FOLLOWING criticisms by Oby Ezekwesili, former minister of education that President Muhammadu Buhari’s economic policies were archaic, Kemi Adeosun, minister of finance, has said that there were no quick solutions to the nation’s problems. She dismissed Ezekwesili’s position, maintaining that the federal government had plans to revitalise the economy.
Adeosun, who spoke on Channels Television programme, Sunrise Daily, on Thursday, May 5, accused previous administrations of failing to save when the country had massive revenue from high crude oil prices. The minister said things were currently difficult because the federal government inherited an empty treasury and a high debt profile. She said: “I disagree with Mrs Ezekwesili. The present government does not operate a command-and-control economic system as alleged by the former minister.
“What we are now trying to do is reset the economy so that we never end up in this situation again; and how do we do that? We have to have a more diversified economy, a more diversified revenue base. If you look at oil, its only 13 percent of our GDP but it represents 70 percent of government’s revenue, which means if anything happens to oil, it affects everybody.
“The question we are trying to now resolve is: The remaining 87 percent of GDP, why is it contributing so little to government’s revenue? If we are able to have those other revenues, which are much more stable, predictable and less volatile, then if the oil price goes down, we’ll be able to maintain some level of stability. We have looked at what government has been spending money on; only 10 percent was spent on capital, while 90 percent was spent on recurrent items as salaries, travelling, training and so on and those things don’t grow the economy; capital (expenditure) is what grows your economy.
“This budget that is being finalised has a 30 percent commitment to capital and we have said we want to maintain that commitment. There are no quick solutions to the current economic woes. We are going to pump N350 billion into the economy until we see growth. The job will be done painstakingly, and we will come out of it better.”
Ezekwesili had on Saturday, April 30, said President Buhari’s current economic policies are similar to those he promulgated during the military regime he led in the 1980s. Speaking as a guest on Platform, a programme organised by The Covenant Christian Centre in Abuja, she advised the President to review his policies, saying they were not benefitting the masses.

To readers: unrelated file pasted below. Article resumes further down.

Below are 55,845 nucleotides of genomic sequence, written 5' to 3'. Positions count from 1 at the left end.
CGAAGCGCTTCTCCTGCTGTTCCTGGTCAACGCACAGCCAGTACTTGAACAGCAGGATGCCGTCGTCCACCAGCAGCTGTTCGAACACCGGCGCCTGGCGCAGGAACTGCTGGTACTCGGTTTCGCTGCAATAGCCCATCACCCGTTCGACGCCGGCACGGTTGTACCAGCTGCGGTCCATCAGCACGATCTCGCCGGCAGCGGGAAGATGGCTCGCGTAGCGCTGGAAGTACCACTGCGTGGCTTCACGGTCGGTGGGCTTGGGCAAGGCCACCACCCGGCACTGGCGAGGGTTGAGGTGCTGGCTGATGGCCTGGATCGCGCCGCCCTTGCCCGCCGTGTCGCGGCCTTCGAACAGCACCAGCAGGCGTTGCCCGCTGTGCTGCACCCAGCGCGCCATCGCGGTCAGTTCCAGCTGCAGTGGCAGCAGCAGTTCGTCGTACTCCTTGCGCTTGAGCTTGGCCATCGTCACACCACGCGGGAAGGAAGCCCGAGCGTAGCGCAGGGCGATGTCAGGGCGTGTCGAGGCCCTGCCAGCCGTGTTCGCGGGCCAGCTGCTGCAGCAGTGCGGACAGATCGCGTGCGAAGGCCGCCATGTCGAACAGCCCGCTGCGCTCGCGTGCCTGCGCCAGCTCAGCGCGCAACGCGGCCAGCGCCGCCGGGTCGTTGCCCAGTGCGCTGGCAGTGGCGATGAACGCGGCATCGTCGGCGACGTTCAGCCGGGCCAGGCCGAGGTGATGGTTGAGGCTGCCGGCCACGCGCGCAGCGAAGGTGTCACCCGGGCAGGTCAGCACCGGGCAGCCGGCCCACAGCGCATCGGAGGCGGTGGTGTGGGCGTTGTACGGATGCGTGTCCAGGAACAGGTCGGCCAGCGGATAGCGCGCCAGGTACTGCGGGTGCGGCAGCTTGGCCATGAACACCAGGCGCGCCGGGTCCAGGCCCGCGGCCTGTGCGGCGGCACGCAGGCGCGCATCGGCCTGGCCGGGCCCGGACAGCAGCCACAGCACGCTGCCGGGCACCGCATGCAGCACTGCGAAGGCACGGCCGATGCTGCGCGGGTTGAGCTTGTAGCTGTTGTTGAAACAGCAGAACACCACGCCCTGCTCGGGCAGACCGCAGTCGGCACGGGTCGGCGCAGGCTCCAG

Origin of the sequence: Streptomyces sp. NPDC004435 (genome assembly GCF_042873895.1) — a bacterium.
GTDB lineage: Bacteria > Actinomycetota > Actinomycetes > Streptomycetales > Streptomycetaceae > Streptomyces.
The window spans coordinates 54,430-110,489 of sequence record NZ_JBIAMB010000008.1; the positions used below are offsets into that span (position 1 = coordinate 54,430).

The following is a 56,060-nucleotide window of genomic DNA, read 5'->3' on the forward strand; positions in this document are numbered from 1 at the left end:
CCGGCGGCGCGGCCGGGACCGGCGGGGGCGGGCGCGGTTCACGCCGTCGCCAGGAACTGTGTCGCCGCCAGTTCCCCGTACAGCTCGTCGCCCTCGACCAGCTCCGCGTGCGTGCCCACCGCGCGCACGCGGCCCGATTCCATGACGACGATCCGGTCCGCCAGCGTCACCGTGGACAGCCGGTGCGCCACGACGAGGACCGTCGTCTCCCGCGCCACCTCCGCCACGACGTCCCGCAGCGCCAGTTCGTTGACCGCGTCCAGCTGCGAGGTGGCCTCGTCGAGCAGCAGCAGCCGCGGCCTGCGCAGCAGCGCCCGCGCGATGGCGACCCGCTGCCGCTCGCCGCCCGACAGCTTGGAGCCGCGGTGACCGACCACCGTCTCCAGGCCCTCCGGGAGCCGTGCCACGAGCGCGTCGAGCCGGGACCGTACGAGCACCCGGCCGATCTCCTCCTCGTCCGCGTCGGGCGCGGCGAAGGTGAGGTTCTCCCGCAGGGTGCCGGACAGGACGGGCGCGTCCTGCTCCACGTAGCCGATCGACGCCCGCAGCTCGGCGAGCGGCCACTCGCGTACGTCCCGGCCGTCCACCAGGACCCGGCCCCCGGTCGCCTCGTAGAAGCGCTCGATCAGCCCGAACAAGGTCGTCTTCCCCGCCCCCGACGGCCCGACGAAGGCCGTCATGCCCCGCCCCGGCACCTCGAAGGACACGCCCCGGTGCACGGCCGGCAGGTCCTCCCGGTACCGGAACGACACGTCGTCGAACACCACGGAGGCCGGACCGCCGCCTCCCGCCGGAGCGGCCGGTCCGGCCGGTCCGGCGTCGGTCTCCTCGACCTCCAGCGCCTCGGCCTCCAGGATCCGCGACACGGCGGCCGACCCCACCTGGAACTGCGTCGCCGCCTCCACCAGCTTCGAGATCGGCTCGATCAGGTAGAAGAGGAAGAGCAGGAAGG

“During the first coming of this our new president, a command and control economic system was adopted. During that era, inflation spiralled. During that era, jobs were lost. During that era, the economic growth level dipped. That era wasn’t the best of eras in economic progress. What did not work in 1984 cannot possibly be a solution in a global economy that’s much more integrated,” she said.
Ezekwesili said Buhari was rehashing the same command and control approach towards economic issues which has left the country’s economic indices worse off since he assumed office almost year ago. “In over one year, the president is still holding to the premise that command and control is the only way out. In a year we have lost the single digits inflation status we maintained in past administrations.”
According to her, Buhari’s distortion of foreign exchange system has left the poor it was intended to support even worse off. “The president comes into this economic philosophy on the premise that he does not want the poor to suffer. I can relate to that, a leader must not allow the poor to suffer, especially a leader who knows that most of his votes came not from the elite but from the poor. The problem though is that the intention and the outcome are diverged. The weakest and the most vulnerable suffer the impact of inflation the most. Enormous power is being abused as a result of opaque economic policies. Companies are suddenly finding themselves unable to produce because they’re unable to access foreign exchange,” Ezekwesili said.
— May 16, 2016 @ 01:00 GMT